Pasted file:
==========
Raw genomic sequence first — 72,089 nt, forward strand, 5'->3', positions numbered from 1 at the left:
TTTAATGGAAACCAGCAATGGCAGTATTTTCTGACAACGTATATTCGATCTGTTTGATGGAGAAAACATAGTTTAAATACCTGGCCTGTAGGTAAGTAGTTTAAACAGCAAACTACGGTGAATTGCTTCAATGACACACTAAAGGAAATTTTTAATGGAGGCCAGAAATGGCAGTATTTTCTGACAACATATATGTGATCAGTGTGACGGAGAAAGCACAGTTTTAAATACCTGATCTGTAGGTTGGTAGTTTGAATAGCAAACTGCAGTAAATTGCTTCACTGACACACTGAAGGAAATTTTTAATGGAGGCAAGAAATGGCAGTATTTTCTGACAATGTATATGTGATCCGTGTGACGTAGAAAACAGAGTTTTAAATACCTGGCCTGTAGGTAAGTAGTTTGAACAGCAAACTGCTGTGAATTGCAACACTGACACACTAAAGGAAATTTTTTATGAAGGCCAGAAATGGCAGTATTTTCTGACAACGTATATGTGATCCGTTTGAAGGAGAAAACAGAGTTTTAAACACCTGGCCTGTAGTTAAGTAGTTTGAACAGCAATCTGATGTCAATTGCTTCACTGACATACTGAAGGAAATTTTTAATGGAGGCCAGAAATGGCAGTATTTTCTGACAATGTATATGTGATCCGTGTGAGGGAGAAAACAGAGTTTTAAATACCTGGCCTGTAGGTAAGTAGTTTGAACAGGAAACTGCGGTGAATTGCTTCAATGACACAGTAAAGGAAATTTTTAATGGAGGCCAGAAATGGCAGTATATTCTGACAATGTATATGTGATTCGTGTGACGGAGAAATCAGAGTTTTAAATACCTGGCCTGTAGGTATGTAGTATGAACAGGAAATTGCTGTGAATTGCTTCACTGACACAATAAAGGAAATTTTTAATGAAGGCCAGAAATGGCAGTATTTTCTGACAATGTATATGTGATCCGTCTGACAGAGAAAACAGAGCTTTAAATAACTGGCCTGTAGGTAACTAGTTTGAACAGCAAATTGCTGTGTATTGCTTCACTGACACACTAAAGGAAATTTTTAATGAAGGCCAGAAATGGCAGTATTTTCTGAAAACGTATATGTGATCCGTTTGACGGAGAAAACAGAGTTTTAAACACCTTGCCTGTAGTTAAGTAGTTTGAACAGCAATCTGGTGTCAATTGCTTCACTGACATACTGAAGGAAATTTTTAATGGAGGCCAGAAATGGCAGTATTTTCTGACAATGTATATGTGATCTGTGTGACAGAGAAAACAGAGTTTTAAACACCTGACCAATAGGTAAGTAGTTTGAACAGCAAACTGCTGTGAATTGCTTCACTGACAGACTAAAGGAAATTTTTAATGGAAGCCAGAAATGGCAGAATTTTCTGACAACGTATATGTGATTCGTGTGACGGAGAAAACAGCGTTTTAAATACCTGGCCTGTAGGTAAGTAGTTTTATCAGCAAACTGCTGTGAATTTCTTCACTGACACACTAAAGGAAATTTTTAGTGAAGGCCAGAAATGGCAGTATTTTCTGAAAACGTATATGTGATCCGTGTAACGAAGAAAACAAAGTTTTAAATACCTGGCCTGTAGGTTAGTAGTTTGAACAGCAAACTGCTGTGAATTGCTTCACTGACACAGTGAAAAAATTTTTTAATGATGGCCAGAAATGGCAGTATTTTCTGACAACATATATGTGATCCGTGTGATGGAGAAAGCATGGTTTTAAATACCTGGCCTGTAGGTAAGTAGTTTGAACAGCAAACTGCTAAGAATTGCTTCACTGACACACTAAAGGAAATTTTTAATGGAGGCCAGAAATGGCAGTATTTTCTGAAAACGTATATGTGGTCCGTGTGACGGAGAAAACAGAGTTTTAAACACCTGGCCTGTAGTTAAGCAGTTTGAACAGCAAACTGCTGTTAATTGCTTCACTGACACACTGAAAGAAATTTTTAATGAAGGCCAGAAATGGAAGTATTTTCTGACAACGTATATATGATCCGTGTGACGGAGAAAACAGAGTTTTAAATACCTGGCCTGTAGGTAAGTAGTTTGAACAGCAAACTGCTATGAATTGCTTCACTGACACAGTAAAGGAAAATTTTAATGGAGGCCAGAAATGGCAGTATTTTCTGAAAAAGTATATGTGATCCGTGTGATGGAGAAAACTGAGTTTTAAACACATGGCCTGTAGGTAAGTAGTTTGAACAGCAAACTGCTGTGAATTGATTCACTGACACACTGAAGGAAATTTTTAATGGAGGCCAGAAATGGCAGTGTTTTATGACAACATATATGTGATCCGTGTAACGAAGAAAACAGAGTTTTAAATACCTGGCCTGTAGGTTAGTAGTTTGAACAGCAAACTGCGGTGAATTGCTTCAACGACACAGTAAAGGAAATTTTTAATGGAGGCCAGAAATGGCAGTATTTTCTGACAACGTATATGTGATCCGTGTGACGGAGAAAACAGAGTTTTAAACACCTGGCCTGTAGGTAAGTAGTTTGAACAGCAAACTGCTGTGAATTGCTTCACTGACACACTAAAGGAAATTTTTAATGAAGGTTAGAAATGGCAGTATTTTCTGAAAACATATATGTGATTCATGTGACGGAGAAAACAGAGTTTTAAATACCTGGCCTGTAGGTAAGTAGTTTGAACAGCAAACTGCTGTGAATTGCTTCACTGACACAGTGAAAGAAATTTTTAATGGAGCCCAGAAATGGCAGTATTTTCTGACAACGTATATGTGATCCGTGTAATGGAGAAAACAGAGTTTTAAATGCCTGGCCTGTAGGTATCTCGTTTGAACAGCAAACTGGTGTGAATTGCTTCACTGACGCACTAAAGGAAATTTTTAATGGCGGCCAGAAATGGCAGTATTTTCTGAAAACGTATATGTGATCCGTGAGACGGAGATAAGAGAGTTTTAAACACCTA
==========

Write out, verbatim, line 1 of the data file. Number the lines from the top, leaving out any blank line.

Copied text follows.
Raw genomic sequence first — 72,089 nt, forward strand, 5'->3', positions numbered from 1 at the left: